Executive Perspective

Removing blind spots in health care

| May 21 2014
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Inefficiency comes with a cost. In health care, that cost can be measured in two ways: dollars and deaths.

About 30 percent of health care spending in 2009 — roughly $750 billion — was wasted, according to a 2013 study by the Institute of Medicine. This was the result of unnecessary services, excessive administrative costs, fraud and other inefficiencies. The report also found that up to 75,000 deaths may have been avoided in 2005 if every state’s health care performed as well as the top performing state.

These statistics highlight the urgent need for system-wide reform.

We are making progress, beginning with the adoption of electronic health records. According to the U.S. Department of Health & Human Services, more than half of eligible U.S. doctors and 80 percent of hospitals now capture patient health data electronically. This is an improvement since 2008. Just 17 percent of doctors were using electronic records then.

But even with better record-keeping, doctors are still left with blind spots. Most electronic records today are mere filing cabinets. While this is an improvement over paper files, many electronic records are not connected to other sources of patient health information. This leaves doctors with an incomplete picture.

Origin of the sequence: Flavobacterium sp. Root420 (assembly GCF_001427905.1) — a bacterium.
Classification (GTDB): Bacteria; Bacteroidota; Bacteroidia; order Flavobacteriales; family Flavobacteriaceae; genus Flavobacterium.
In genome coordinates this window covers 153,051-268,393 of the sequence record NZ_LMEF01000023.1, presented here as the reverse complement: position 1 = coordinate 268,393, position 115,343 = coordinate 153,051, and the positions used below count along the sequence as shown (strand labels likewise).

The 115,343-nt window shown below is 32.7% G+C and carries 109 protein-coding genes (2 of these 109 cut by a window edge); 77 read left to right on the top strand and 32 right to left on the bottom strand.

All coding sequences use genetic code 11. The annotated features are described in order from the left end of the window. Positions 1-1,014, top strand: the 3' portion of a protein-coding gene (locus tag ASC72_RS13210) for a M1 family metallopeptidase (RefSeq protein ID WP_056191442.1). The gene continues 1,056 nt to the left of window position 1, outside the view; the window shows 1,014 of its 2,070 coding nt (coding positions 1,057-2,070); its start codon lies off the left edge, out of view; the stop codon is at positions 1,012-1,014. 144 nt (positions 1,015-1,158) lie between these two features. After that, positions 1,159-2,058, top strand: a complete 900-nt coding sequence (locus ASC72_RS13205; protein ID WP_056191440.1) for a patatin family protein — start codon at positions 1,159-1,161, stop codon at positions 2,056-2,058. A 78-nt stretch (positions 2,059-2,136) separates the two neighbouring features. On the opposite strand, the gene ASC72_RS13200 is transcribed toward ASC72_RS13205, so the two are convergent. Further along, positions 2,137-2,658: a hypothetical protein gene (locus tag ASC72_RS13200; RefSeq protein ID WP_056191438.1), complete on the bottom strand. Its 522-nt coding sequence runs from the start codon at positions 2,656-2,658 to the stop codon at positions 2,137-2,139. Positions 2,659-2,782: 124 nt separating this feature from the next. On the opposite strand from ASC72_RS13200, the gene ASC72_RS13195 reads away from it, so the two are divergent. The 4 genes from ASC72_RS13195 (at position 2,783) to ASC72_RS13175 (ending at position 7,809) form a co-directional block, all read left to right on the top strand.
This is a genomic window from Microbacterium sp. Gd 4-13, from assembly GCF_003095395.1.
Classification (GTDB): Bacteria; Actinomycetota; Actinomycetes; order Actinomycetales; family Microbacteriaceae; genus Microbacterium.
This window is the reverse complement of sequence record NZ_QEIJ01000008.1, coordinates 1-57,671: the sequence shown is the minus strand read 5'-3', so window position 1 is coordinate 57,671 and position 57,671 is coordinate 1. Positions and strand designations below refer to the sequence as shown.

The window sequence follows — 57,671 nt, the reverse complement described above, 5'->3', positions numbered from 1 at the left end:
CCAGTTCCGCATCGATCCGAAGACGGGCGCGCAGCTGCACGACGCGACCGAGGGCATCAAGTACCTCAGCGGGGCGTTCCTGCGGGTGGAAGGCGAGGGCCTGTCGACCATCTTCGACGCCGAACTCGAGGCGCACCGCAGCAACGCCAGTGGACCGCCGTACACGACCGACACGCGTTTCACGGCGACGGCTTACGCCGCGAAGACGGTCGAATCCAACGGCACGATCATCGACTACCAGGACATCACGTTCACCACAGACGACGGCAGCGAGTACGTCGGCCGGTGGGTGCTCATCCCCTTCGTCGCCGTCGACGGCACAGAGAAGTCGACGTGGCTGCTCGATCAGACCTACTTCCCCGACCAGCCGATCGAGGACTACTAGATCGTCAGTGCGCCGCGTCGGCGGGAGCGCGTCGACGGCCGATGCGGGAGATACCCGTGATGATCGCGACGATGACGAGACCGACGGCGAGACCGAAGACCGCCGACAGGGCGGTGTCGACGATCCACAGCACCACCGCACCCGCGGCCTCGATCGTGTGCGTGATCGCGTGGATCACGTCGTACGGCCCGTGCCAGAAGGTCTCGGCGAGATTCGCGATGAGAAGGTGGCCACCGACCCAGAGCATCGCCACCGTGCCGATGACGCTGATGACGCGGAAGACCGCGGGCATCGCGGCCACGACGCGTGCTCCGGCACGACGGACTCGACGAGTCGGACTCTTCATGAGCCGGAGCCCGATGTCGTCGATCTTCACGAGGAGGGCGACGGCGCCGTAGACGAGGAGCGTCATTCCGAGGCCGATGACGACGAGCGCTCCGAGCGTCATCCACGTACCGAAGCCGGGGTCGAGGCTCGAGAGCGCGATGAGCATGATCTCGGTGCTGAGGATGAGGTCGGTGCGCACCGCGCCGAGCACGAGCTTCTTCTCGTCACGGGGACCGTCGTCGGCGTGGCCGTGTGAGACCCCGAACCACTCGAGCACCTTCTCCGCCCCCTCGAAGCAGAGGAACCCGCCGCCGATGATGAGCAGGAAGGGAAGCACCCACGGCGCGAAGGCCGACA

To improve patient care and lower the overall cost of care, doctors need access to three types of information:

  1. Clinical data
    Currently stored in several systems, including electronic records
  2. Claims data
    From payers like Aetna — to show all the care a patient received
  3. Evidence-based medicine
    This highlights the care options so doctors can make informed decisions about the diagnosis and treatment of individual patients.

Having access to this information makes it possible to:

  • Coordinate patient care
  • Reduce duplicate tests and procedures
  • Better identify treatments based on the evidence and patient health history
  • Document improvements in patient care quality and efficiency

In theory, connecting health care data will also lower costs by spotting both fraud and unnecessary procedures. And of course, keeping doctors and hospitals better informed about patients’ medical needs is better for everyone.